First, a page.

Sometimes, it’s hard for writers to come up with realistic sounding dialogue. If you want some help, check out The Write One Blog’s “Fiction Dialogue Writing Tips Adapted From Real Life,” which gives a number of helpful tips and examples, including:
- Make the dialogue sound natural
- Give the dialogue variety (hint: add some gestures)
- Read the dialogue out loud, to make sure it sounds good
Marcy Kennedy also has some helpful tips about dialogue in her post, “Have You Orphaned Your Dialogue?” (Marcy Kennedy’s site is also full of great posts about writing, so you should at least peruse it if you’re looking for some guidance.) In the dialogue post, Marcy explains three ways not to orphan dialogue, or as Marcy puts it, “dialogue where the reader isn’t sure whose speaking:”
- Don’t have too many lines of dialogue without attributing the speaker, especially in scenes with many speakers
- Don’t write about two characters in the same paragraph
Another aspect of writing that seems to go hand in hand with dialogue is point of view (POV). There are several types of POVs, including:
- Third person limited (where the reader only knows the thoughts and feelings of one character, told via third person narrator)
- First person limited (where the reader only knows the thoughts and feelings of one character, told via first person narrator)
- Omniscient (where the reader knows everything about everybody, as told via author narrator)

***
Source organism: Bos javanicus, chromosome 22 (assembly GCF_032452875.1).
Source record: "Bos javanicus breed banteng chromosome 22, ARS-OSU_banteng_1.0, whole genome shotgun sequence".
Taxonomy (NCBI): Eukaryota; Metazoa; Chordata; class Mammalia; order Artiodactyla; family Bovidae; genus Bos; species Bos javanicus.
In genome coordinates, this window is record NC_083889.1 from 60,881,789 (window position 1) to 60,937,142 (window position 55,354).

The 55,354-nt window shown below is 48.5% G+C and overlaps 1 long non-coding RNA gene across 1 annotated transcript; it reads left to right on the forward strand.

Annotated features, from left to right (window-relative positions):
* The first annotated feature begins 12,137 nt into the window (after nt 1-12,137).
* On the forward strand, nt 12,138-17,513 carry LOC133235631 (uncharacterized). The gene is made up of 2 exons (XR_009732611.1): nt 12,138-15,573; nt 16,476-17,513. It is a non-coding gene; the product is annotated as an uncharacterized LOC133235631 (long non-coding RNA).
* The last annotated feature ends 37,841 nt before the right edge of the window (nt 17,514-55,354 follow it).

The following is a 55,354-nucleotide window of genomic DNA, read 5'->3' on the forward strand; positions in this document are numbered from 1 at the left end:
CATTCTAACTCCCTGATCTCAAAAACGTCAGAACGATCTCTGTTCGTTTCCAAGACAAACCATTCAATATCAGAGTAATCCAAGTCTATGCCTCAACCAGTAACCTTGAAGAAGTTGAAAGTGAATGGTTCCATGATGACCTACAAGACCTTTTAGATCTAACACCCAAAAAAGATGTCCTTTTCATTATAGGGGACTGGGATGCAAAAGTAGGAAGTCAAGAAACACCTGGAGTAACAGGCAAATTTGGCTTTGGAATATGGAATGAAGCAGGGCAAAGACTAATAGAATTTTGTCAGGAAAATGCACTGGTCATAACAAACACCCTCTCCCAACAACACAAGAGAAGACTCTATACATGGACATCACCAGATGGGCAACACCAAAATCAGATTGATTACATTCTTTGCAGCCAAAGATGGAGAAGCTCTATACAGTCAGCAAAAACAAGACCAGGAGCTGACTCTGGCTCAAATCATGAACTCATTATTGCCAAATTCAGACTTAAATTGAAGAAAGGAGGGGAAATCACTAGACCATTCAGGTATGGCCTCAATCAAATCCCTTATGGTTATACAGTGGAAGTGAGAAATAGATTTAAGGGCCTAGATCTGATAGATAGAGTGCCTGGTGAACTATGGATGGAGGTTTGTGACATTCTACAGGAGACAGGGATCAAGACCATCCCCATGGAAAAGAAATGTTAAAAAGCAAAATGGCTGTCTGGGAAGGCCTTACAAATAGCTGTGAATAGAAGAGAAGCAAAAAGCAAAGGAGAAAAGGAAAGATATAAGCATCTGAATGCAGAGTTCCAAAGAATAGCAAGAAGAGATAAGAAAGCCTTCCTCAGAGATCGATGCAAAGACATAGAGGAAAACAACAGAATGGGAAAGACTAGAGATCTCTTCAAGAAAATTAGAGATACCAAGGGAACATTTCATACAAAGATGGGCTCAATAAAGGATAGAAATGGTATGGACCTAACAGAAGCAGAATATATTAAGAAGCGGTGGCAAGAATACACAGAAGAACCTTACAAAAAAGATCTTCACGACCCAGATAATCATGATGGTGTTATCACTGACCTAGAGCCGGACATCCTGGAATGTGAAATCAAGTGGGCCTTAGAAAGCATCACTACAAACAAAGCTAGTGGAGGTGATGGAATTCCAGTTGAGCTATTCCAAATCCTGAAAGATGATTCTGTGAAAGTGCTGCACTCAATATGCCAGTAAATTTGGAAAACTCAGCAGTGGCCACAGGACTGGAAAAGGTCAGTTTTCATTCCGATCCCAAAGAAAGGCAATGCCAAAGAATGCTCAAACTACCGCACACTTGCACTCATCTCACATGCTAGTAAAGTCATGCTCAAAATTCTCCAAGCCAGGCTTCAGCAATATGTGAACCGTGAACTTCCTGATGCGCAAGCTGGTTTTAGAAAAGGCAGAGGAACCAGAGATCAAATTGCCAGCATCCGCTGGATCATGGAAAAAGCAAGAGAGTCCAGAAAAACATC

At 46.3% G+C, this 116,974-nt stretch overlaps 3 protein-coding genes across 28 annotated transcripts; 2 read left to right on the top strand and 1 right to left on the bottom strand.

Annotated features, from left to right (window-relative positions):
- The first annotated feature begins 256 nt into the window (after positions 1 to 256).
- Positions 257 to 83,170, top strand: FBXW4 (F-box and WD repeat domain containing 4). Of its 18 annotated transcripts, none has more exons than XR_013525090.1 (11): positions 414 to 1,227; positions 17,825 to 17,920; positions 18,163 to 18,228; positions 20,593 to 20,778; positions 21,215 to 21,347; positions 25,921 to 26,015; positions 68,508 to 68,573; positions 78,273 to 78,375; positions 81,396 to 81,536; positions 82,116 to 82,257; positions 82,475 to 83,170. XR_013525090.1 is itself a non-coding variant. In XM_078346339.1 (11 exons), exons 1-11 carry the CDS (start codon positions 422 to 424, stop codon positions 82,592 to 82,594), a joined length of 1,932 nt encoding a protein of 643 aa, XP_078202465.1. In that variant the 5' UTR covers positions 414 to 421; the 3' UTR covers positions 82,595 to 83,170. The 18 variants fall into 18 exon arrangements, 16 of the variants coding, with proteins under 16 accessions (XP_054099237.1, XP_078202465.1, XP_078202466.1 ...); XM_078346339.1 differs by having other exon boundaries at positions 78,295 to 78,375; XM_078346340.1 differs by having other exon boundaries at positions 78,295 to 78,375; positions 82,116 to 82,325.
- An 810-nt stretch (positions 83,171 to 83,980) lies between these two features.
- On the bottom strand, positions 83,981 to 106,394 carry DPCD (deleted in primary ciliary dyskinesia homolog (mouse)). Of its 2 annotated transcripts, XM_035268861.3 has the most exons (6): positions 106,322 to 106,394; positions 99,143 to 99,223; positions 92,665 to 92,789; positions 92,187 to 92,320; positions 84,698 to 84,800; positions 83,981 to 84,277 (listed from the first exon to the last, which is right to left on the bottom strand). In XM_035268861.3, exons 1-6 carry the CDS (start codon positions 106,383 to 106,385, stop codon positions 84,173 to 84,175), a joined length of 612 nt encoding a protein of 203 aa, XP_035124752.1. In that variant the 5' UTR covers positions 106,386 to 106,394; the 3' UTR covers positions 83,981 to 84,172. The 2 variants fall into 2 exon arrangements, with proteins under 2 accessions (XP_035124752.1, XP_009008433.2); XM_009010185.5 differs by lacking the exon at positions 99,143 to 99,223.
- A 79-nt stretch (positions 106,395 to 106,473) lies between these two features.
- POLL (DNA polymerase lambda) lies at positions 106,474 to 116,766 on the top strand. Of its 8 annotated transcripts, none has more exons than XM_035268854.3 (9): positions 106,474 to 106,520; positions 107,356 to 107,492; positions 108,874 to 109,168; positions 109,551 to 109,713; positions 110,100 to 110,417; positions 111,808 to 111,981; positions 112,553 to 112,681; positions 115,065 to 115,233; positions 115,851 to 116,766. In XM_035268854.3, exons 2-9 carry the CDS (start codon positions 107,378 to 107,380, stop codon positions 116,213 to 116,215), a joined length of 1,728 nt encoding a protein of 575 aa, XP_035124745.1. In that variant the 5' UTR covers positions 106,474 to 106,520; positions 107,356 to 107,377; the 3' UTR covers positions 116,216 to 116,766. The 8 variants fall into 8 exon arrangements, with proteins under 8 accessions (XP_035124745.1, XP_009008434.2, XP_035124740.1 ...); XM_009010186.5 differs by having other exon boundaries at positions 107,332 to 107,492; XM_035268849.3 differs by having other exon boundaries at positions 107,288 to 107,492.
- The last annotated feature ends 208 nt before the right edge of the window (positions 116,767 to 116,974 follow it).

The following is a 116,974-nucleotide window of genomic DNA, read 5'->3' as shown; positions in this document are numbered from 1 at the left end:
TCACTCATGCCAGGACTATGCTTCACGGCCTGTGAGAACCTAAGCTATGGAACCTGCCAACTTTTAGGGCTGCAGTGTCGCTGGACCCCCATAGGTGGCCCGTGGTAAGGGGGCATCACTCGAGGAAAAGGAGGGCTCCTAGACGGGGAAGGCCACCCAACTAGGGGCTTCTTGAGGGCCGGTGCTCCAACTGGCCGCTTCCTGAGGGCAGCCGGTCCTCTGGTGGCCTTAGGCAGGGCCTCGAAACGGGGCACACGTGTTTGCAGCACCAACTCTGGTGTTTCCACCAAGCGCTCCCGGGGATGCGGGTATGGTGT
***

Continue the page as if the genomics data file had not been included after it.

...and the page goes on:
One thing when writing POV is to take into account head hopping. According to Marcy Kennedy, head hopping is when:
(1) The viewpoint shifts between characters without a proper transition (e.g. a scene break).
(2) The thoughts/feelings of the characters are given in their voices rather than in the author’s voice.
Also according to Marcy, head hopping should never be done.
However, according to Jennifer Ellis in her post, “The Pros and Cons of Head Hopping,” there may be instances when head hopping is okay. This includes showing characters’ personalities via internal dialogue, revealing motivations and knowledge at any point, and giving readers a break from one character for a while. On the flip side, head hopping makes it harder to bond with characters, the transitions are subtle and sometimes easy to miss, and not head hopping forces the writer to do more “show than tell,” which makes the writing stronger.
How do you write your stories? Share in the comments!
Editor’s note: This post was originally published on August 31, 2015.